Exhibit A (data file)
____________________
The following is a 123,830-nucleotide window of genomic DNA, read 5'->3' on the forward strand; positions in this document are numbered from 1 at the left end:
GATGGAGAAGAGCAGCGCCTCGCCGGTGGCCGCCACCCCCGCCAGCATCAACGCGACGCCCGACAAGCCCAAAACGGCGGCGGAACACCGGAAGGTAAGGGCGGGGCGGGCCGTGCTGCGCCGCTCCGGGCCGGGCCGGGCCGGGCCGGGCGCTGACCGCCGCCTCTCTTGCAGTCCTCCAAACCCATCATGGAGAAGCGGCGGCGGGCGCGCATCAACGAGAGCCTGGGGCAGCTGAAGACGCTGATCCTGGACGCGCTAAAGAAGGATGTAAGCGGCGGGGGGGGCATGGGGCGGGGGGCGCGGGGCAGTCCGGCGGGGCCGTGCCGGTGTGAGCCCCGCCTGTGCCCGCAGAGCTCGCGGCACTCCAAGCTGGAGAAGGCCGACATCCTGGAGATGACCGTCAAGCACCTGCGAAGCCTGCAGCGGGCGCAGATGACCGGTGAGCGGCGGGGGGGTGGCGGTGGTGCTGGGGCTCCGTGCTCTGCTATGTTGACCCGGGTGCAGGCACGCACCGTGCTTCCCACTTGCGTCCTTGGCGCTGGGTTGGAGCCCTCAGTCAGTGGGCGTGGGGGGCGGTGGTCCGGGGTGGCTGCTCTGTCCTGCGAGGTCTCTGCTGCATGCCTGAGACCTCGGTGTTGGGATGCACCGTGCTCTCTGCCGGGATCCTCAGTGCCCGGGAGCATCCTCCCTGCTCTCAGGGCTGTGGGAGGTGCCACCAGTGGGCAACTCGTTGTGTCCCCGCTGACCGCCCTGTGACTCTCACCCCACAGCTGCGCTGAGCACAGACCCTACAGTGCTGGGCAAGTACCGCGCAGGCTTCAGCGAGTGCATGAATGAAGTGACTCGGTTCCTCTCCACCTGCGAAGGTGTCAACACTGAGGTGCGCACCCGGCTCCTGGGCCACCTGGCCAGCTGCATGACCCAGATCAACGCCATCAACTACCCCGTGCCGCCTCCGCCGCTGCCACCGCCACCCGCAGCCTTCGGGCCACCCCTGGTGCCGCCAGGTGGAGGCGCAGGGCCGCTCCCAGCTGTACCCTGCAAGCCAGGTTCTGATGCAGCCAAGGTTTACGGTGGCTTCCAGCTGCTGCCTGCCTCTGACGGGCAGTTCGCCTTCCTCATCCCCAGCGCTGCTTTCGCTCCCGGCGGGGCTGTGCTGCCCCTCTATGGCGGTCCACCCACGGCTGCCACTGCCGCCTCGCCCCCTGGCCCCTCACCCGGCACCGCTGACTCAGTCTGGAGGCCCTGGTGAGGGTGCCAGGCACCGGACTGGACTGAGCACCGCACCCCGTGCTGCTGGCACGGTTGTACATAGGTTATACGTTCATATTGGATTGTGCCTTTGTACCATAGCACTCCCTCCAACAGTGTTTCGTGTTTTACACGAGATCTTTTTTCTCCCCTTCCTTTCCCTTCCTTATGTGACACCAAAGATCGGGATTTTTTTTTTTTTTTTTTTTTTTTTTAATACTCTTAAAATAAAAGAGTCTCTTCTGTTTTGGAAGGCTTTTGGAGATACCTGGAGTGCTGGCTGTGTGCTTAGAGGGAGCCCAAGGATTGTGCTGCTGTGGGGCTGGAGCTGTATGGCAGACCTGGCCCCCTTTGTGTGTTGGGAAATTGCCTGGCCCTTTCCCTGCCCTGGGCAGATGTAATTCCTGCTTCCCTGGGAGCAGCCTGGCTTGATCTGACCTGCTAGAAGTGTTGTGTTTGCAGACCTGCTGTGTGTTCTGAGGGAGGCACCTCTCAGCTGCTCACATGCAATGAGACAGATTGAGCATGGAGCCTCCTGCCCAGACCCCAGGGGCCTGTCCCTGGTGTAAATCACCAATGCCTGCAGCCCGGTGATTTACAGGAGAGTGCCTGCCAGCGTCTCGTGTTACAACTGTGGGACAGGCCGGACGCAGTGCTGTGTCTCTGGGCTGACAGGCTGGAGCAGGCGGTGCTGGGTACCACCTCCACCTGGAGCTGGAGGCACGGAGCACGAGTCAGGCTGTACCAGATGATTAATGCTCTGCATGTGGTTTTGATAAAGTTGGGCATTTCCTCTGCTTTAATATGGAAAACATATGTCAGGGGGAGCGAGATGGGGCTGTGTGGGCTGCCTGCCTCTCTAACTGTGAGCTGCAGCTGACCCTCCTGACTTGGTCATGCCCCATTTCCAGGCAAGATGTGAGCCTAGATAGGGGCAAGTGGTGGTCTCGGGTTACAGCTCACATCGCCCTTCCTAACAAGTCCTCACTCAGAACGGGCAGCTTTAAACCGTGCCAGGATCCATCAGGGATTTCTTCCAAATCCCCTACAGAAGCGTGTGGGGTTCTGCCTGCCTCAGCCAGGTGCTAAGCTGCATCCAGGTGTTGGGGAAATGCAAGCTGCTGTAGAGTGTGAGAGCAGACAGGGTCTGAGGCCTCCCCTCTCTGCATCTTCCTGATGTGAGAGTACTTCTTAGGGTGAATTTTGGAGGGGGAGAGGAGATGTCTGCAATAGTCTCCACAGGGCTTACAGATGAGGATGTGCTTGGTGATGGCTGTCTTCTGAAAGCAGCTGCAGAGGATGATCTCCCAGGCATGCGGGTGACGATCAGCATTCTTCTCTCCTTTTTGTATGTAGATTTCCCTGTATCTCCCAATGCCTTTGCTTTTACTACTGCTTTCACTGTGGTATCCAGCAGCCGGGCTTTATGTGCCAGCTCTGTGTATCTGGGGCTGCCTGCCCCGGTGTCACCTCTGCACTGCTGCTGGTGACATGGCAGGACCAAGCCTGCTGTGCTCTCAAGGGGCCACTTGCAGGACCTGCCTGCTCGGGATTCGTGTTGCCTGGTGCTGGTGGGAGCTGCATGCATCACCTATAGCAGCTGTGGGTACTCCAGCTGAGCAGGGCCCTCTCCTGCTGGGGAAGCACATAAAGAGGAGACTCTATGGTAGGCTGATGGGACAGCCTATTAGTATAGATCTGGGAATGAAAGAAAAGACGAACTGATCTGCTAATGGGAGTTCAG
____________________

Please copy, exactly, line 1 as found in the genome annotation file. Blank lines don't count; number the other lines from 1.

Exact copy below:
The following is a 123,830-nucleotide window of genomic DNA, read 5'->3' on the forward strand; positions in this document are numbered from 1 at the left end: